Now on to the more important point: labor unions are bad for new job creation. Remember that people are greedy under any circumstances. Labor unions act as a fixed cost during tough times because contracts limit layoffs, and act as a variable cost during good times because they often strike and demand higher wages at the top of the cycle. In other words, they want only upside with no downside.
So if I were making a decision to deploy capital somewhere (for the finance types, this means actually building a factory or a distribution center or other real "things"), I would definitely take a hard look at the dangers of being unionized in the future. This means, in part, looking at local and federal laws, as well as the administration stance.
Does Obama have the big unions on his speed-dial? Yes. Is the "card-check" legislation likely to pass? Probably. What does it mean for job creation? Bad news, again, folks.
(5) Government-created structural unemployment
This works on several levels.
On the macro level, by blowing and trying to reinflate various bubbles, the government (I am including the so-called "independent" Fed) is sending the very wrong signals to the labor force. Recently we observed the expansion and the collapse of the so-called FIRE economy (Finance, Insurance, Real Estate). The bubble had been sending the wrong signals about the employment opportunities in these areas, so we had a lot of people going into the FIRE, thinking it is for real: builders/trades, agents, mortgage brokers, assessors, and so on. The bubble popped, and what do we have?
Huge malinvestment in housing, and a huge malinvestment in human capital. This means that the bubble created structural unemployment as the skills required for the bubble are no longer, and will not be, in demand. The adjustment process is pretty painful.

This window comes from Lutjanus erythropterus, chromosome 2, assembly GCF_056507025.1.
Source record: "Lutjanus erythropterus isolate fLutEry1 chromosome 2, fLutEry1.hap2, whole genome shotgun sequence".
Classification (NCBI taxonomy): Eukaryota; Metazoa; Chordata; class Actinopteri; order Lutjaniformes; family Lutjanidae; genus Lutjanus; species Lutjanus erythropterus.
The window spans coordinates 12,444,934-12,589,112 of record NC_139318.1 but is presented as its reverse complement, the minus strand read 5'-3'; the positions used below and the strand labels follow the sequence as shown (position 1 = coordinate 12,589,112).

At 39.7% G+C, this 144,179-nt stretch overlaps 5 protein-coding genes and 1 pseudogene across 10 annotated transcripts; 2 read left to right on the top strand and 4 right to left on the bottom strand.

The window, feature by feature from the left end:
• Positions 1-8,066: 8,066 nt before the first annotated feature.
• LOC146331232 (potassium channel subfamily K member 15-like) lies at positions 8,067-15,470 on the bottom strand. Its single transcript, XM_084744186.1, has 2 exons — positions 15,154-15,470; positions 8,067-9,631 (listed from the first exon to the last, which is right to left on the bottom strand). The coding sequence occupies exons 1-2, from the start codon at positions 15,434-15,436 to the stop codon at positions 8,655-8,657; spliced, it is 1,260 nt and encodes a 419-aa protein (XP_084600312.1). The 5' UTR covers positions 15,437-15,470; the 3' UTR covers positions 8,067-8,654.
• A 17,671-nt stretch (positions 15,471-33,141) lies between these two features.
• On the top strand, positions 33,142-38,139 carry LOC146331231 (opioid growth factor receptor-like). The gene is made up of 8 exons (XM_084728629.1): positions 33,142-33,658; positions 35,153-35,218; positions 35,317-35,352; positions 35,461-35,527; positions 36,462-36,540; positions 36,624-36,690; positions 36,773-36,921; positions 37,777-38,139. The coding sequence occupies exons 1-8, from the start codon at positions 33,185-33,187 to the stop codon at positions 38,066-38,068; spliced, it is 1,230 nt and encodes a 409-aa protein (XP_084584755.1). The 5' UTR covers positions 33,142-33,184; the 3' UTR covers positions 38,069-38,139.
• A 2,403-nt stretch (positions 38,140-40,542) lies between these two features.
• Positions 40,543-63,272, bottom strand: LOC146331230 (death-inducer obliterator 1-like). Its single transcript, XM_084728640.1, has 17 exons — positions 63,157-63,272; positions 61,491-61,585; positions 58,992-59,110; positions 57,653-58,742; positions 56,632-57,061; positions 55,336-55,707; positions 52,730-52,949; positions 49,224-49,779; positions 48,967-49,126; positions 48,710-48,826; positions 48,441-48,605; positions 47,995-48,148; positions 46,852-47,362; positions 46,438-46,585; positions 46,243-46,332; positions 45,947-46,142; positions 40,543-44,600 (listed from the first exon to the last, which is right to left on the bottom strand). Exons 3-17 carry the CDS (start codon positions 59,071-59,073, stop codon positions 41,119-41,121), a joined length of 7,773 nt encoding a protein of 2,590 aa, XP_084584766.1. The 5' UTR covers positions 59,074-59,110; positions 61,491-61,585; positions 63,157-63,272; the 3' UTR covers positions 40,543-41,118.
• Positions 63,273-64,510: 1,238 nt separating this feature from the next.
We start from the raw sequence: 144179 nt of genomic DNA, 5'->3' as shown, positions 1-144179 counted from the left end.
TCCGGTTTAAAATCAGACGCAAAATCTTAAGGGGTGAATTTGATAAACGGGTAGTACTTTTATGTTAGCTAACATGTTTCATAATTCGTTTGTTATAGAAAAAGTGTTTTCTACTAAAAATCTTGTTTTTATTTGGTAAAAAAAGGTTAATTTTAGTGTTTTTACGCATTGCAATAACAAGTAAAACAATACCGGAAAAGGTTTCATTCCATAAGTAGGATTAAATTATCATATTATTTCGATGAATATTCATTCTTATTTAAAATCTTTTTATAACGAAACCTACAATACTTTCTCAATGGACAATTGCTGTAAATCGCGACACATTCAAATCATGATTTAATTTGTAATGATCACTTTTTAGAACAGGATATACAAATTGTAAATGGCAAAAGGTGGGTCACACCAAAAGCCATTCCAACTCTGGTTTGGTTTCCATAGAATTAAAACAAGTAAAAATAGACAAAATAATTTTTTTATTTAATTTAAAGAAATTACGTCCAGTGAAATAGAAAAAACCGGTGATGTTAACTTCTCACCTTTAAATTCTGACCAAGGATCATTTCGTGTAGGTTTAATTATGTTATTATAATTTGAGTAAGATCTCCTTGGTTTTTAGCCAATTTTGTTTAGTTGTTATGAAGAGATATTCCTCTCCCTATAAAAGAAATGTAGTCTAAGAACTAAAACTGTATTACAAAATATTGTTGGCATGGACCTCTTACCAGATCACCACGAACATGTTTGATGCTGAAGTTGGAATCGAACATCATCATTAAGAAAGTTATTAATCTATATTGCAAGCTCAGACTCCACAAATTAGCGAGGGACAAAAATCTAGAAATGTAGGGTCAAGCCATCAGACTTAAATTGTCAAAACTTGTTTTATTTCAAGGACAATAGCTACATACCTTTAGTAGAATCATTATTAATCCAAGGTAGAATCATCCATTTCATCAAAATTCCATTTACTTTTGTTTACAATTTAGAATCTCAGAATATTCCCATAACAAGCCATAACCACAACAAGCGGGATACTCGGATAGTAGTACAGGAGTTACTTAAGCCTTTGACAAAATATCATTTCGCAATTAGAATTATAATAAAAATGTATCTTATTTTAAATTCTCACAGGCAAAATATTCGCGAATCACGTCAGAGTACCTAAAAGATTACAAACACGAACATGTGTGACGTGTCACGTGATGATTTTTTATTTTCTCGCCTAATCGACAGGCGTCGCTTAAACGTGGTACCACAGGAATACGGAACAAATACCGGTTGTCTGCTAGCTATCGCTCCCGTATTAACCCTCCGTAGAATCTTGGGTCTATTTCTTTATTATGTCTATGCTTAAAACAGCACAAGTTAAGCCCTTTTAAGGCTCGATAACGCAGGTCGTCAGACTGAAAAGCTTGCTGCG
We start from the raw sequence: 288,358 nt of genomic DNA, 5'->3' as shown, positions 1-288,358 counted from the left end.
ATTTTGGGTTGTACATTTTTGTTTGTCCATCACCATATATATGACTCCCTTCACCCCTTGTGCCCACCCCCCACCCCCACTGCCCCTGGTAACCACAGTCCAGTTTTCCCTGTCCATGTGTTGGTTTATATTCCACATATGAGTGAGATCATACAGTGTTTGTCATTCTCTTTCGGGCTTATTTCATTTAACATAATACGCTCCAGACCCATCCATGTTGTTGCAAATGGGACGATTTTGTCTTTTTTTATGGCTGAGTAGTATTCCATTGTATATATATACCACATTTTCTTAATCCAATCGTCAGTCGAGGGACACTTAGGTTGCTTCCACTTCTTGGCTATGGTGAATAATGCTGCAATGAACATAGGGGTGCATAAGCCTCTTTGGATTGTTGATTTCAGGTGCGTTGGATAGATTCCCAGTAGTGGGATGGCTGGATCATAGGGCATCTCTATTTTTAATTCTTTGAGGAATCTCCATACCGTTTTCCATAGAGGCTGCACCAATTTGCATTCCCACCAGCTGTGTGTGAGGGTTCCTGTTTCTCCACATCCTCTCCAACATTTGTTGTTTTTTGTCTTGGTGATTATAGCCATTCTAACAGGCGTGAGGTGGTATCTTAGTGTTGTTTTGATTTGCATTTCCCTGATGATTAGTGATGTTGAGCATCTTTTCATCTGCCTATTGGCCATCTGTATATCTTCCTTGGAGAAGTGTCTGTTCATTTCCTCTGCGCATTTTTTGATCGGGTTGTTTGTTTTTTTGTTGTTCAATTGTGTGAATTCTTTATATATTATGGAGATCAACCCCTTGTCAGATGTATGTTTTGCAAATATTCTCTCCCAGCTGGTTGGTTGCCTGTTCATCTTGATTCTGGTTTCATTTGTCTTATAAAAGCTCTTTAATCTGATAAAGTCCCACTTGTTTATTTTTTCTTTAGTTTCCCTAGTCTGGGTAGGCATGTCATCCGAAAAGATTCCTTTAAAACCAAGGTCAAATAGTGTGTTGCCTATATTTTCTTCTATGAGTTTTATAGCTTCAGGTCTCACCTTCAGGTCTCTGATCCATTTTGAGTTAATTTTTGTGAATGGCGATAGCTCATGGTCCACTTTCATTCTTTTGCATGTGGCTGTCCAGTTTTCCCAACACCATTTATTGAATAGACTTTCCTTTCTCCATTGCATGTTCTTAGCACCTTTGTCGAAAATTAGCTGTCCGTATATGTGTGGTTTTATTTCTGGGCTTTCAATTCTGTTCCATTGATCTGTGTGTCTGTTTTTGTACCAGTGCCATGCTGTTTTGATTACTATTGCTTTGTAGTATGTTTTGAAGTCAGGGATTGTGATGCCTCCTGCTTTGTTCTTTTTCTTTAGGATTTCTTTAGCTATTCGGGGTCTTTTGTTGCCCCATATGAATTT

On another level, I think we have the next subset of structural unemployment already baked in. Every communication coming out of the brilliant, well-fed statisticians at the BLS is encouraging people (and educational institutions) to get into...health care. How come? Well, I am not sure how the BLS projections work, but it seems to me that they are using some straight-line extrapolations based on the demographic changes, so they are projecting huge future demand for the likes of home healthcare aides, nursing assistants, medical assistants and the like semi-skilled medical occupations.
The only problem with it? There is no one to pay for it. The baby boomers have not saved enough to afford it on their own, and the government won't be able to afford it either very soon. As it is, health care is a way bigger part of the economy vs. other OECD countries, and I think the days are coming (call it 5-10 years) when instead of starving real estate agents and mortgage brokers, you will have unemployed nurses and the like. I think Jim Chanos has publicly come out with a similar thesis regarding health care stocks, so to me, its extension into health care employment is only logical. We might be witnessing the next malinvestment in human capital.
The third way the government creates structural unemployment is via its involvement in higher education.
I think it should be obvious to anyone that the rising cost of higher ed is directly linked to increases in grants and loans via the federal government. But there is another problem: by providing funding on an equal basis to anyone, regardless of both intended majors and personal intellectual potential. This makes it easier for students, especially first-generation, lower-potential students to major in non-challenging majors, making them absolutely unprepared for a normal, productive college-level entry job. The same can be said about loan availability for almost any of the non-top-14 law schools, where people end up in some basement as J.D. doc reviewers.
So we have a government creating, aiding and abetting structural unemployment, even with the best intentions like "educating people" and "supporting the economy."